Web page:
Background to the report
Test and trace programmes are a core public health response in epidemics that can be used with other measures such as social distancing, barriers (such as masks) and handwashing to reduce infections. The basic principles of test and trace are identifying individuals, or groups of individuals, with an infectious disease, and tracing their contacts to limit further transmission. Through early identification, potentially infectious contacts can be encouraged or obliged to reduce interactions with other people, thereby reducing the spread of disease.
At the start of the COVID-19 outbreak, Public Health England carried out comprehensive test and trace activities for the relatively low numbers of infections. As infection levels grew, government introduced a national lockdown as the main way of reducing transmission of COVID-19, suspending comprehensive contact tracing in mid-March. From April onwards, the Department of Health & Social Care significantly scaled up testing capacity in England. On 28 May 2020, government announced the launch of the new NHS Test and Trace Service (NHST&T), to lead on four areas of pandemic response, known as test, trace, contain and enable, and to bring these together into a single national programme.
Scope of the report
This is the first of two reports. This interim report provides an overview of test and trace services for addressing COVID-19 in England, including how the government’s approach has developed, and how it managed performance and capacity in the period from May to October 2020. This report does not cover post-October planning for mass testing. It covers some aspects of public engagement efforts in relation to improving compliance with tracing.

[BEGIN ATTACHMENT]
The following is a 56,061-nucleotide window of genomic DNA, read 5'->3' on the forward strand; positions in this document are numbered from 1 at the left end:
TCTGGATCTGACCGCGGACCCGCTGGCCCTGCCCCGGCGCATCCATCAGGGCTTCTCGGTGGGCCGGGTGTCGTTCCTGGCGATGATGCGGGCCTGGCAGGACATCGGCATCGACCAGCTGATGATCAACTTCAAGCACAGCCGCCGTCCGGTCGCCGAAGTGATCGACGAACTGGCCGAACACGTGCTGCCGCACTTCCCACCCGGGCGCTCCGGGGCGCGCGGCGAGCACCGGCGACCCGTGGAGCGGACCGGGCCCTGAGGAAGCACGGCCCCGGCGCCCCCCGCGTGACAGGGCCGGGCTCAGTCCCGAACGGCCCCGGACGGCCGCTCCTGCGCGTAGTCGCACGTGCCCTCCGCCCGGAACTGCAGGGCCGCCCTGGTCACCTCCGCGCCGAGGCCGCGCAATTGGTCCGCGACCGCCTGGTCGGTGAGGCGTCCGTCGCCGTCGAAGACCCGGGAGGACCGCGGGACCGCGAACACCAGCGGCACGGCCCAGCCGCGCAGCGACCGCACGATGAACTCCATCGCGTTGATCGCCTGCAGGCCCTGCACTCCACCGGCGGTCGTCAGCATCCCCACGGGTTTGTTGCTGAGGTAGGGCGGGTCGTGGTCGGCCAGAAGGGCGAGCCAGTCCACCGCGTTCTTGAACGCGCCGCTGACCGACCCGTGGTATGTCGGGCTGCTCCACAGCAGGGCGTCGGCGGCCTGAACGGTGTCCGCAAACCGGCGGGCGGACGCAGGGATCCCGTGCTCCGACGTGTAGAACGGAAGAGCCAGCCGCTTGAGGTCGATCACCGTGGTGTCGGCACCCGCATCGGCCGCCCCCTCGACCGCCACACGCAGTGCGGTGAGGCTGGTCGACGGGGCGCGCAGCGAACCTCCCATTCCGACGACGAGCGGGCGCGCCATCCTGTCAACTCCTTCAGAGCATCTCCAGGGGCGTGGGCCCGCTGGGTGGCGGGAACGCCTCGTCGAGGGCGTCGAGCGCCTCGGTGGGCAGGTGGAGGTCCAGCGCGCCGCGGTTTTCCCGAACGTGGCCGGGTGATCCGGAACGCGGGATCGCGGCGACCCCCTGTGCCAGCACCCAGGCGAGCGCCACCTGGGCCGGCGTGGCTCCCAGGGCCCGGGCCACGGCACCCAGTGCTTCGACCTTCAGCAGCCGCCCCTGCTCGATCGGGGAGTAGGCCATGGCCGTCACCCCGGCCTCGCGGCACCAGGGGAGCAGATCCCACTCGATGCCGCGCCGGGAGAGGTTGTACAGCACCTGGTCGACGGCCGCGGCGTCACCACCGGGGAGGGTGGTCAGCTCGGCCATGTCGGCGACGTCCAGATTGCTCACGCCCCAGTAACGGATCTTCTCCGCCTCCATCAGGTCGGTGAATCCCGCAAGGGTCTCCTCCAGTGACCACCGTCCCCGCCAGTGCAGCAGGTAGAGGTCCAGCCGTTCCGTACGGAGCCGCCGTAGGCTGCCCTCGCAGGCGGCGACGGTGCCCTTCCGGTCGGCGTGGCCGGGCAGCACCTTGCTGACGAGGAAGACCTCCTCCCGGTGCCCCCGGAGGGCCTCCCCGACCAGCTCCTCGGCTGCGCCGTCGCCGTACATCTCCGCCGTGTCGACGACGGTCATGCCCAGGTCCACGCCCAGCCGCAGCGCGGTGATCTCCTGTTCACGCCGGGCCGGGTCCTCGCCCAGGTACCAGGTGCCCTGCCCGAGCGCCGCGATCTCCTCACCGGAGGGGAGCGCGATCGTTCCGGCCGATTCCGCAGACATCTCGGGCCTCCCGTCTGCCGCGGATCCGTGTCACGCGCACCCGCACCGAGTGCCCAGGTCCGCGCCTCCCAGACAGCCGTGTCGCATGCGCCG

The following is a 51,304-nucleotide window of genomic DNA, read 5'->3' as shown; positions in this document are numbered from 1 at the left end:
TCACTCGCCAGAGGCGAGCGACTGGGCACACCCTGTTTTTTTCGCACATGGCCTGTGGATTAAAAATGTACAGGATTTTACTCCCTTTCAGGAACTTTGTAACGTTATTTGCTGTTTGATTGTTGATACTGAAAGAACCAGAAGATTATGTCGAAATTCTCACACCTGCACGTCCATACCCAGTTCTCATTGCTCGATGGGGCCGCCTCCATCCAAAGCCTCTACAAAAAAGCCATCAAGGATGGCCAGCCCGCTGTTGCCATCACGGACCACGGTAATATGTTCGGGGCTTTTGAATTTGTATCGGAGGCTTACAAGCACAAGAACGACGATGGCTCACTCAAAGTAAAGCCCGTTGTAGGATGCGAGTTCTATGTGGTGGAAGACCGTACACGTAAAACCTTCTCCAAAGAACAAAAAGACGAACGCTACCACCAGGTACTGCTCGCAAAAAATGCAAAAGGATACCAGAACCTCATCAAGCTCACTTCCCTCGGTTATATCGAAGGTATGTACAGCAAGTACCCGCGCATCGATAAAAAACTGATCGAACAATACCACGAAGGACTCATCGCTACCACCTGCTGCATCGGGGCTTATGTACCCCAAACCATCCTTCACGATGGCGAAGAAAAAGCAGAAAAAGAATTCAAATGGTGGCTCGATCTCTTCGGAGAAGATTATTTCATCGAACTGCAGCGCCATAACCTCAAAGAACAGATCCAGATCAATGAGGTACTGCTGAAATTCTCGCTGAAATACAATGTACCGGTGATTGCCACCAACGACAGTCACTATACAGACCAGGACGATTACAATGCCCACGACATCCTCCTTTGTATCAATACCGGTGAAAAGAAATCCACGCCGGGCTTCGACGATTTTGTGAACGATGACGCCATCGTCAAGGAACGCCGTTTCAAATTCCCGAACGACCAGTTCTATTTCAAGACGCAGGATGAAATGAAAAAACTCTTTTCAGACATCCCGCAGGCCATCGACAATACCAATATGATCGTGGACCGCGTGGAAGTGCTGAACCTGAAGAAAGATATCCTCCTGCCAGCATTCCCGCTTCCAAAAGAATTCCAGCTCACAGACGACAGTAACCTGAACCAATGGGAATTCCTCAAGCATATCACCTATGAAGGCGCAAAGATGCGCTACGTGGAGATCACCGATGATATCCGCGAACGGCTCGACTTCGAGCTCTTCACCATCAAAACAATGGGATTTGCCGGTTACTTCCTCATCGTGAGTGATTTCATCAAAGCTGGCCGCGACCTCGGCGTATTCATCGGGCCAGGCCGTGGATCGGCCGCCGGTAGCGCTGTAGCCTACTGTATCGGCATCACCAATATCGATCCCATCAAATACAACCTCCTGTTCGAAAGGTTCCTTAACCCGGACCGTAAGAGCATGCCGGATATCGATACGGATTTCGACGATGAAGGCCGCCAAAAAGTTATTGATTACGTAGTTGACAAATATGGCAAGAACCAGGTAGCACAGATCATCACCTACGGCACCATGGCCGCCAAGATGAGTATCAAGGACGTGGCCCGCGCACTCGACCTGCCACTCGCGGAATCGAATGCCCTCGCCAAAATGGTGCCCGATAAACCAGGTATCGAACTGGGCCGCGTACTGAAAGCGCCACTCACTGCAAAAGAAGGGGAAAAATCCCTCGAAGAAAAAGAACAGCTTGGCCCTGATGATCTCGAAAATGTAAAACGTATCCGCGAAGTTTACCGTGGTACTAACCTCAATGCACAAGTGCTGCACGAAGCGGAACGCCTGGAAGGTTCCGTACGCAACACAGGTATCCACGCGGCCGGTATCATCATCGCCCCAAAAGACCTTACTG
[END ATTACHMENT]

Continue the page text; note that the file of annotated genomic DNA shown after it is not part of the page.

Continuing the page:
We intend to publish a further report in spring 2021 which will provide a fuller value‑for‑money assessment of test and trace. This will include an update on spend and performance, and matters not covered here, including examining the end-to‑end process in more depth, the development and implementation of the contact tracing app, and a detailed look at elements of contract management.
This is an initial review of the aims, funding and performance of the government’s approach since May. We found that overall NHST&T had achieved a rapid scale-up in activity in respect of both testing and tracing, and had built much new infrastructure and capacity from scratch. However, issues with implementation and potentially the initial choice of delivery model mean that it is not yet achieving all its objectives. As it plans and rolls out further changes in COVID-19 testing, including the introduction of rapid turnaround tests and mass testing, government needs to learn lessons from its experience so far. It is very important that testing and tracing is able to make a bigger contribution to suppressing the infection than it has to date.